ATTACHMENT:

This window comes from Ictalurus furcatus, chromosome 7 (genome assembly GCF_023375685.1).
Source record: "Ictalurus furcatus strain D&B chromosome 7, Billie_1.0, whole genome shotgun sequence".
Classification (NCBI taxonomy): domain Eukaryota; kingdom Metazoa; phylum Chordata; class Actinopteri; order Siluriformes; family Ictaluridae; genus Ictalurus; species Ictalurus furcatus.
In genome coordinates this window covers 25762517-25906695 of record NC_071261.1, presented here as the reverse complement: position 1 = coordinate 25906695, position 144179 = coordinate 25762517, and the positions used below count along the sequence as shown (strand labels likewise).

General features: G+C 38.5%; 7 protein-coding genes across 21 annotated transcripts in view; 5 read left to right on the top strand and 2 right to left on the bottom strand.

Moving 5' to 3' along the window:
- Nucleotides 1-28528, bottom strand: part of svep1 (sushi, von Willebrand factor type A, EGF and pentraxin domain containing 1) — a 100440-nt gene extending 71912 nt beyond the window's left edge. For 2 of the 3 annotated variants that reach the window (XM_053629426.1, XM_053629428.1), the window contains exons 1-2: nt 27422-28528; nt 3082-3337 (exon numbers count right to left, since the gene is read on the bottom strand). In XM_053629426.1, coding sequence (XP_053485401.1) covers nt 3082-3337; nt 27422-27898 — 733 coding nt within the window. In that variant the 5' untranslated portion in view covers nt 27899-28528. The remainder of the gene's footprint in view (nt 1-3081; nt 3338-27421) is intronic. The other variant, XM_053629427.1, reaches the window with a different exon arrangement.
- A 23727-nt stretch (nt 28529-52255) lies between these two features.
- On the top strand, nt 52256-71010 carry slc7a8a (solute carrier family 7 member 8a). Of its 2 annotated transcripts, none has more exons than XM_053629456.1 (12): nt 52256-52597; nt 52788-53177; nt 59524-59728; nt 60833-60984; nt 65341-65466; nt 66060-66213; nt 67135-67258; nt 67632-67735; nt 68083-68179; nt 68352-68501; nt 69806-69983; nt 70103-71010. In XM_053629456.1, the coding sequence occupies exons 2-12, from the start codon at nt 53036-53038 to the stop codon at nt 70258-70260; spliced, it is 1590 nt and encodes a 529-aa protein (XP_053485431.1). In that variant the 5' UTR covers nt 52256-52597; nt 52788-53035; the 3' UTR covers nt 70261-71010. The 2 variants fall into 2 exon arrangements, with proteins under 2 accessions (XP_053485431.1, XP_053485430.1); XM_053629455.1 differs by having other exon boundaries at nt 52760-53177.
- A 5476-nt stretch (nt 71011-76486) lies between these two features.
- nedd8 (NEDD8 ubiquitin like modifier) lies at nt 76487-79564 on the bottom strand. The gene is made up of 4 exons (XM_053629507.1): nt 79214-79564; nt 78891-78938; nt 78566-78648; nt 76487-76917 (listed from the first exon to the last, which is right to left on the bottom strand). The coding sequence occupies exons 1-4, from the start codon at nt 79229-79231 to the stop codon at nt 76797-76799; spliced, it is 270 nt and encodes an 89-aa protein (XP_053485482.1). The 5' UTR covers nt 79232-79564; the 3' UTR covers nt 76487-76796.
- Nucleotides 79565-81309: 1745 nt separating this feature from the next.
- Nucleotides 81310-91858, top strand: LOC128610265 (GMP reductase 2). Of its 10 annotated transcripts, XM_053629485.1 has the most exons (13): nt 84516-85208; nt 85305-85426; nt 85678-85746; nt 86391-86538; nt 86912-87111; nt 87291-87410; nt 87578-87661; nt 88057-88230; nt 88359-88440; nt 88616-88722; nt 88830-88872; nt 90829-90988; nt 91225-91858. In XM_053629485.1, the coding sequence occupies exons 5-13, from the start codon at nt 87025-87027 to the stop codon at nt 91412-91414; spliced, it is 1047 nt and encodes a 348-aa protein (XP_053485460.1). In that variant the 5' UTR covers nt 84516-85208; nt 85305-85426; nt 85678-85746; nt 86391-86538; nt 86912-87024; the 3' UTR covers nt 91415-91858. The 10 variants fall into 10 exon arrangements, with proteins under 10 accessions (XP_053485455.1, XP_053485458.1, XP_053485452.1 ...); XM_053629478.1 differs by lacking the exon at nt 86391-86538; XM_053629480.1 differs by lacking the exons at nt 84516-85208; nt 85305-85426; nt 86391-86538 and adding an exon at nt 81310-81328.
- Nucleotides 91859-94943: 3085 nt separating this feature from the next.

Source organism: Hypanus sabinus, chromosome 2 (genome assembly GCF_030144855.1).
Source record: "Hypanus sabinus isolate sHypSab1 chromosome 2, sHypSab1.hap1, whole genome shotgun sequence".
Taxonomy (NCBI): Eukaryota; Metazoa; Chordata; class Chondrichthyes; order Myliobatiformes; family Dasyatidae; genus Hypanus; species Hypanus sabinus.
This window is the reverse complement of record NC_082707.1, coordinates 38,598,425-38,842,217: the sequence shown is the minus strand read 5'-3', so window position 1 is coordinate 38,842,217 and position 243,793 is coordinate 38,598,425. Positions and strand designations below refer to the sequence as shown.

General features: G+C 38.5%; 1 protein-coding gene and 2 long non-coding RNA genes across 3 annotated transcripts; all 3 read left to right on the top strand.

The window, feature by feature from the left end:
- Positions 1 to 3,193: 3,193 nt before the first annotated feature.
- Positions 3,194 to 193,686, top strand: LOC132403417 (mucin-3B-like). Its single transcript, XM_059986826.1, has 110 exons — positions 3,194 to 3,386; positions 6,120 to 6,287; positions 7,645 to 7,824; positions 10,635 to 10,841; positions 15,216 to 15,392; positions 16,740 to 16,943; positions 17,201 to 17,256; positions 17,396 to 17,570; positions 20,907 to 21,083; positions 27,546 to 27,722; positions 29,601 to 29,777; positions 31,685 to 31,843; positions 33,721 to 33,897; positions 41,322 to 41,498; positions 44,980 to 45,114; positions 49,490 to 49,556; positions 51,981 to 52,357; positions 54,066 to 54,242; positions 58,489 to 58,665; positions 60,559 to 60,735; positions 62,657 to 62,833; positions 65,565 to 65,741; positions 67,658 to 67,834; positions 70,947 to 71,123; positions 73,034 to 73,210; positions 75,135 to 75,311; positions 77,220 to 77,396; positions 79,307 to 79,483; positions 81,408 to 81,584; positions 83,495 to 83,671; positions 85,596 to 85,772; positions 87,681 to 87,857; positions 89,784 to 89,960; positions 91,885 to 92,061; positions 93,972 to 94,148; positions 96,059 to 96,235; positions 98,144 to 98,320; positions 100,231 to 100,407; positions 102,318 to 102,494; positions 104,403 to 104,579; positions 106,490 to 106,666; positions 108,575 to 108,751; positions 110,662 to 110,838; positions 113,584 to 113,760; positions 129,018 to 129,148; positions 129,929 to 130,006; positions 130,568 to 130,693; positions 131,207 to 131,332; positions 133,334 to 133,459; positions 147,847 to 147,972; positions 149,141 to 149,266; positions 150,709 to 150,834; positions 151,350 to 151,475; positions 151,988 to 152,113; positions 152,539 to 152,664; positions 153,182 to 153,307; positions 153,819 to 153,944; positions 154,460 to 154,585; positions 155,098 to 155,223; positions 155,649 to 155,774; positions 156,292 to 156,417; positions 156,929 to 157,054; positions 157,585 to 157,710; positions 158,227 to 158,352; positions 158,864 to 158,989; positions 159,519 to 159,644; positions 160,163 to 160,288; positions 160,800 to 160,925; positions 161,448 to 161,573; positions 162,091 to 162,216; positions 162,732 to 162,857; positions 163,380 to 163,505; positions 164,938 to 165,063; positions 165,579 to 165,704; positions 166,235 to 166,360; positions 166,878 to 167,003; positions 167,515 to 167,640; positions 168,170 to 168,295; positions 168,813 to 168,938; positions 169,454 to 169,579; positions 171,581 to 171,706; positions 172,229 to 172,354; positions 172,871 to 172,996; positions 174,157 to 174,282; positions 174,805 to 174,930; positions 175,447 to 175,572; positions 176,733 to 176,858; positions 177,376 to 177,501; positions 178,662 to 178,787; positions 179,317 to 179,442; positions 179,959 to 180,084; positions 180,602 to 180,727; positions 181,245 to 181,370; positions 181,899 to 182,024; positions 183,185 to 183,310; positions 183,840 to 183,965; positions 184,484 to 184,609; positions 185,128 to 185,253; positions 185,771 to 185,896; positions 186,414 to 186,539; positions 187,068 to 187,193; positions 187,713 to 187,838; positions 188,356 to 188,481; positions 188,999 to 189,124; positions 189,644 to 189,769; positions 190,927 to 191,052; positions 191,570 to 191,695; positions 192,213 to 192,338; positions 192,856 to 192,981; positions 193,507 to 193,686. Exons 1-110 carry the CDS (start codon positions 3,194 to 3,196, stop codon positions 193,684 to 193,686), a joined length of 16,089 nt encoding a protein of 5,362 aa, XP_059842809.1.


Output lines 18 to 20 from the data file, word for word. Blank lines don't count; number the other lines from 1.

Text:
This window is the reverse complement of record NC_082707.1, coordinates 38,598,425-38,842,217: the sequence shown is the minus strand read 5'-3', so window position 1 is coordinate 38,842,217 and position 243,793 is coordinate 38,598,425. Positions and strand designations below refer to the sequence as shown.

General features: G+C 38.5%; 1 protein-coding gene and 2 long non-coding RNA genes across 3 annotated transcripts; all 3 read left to right on the top strand.

The window, feature by feature from the left end: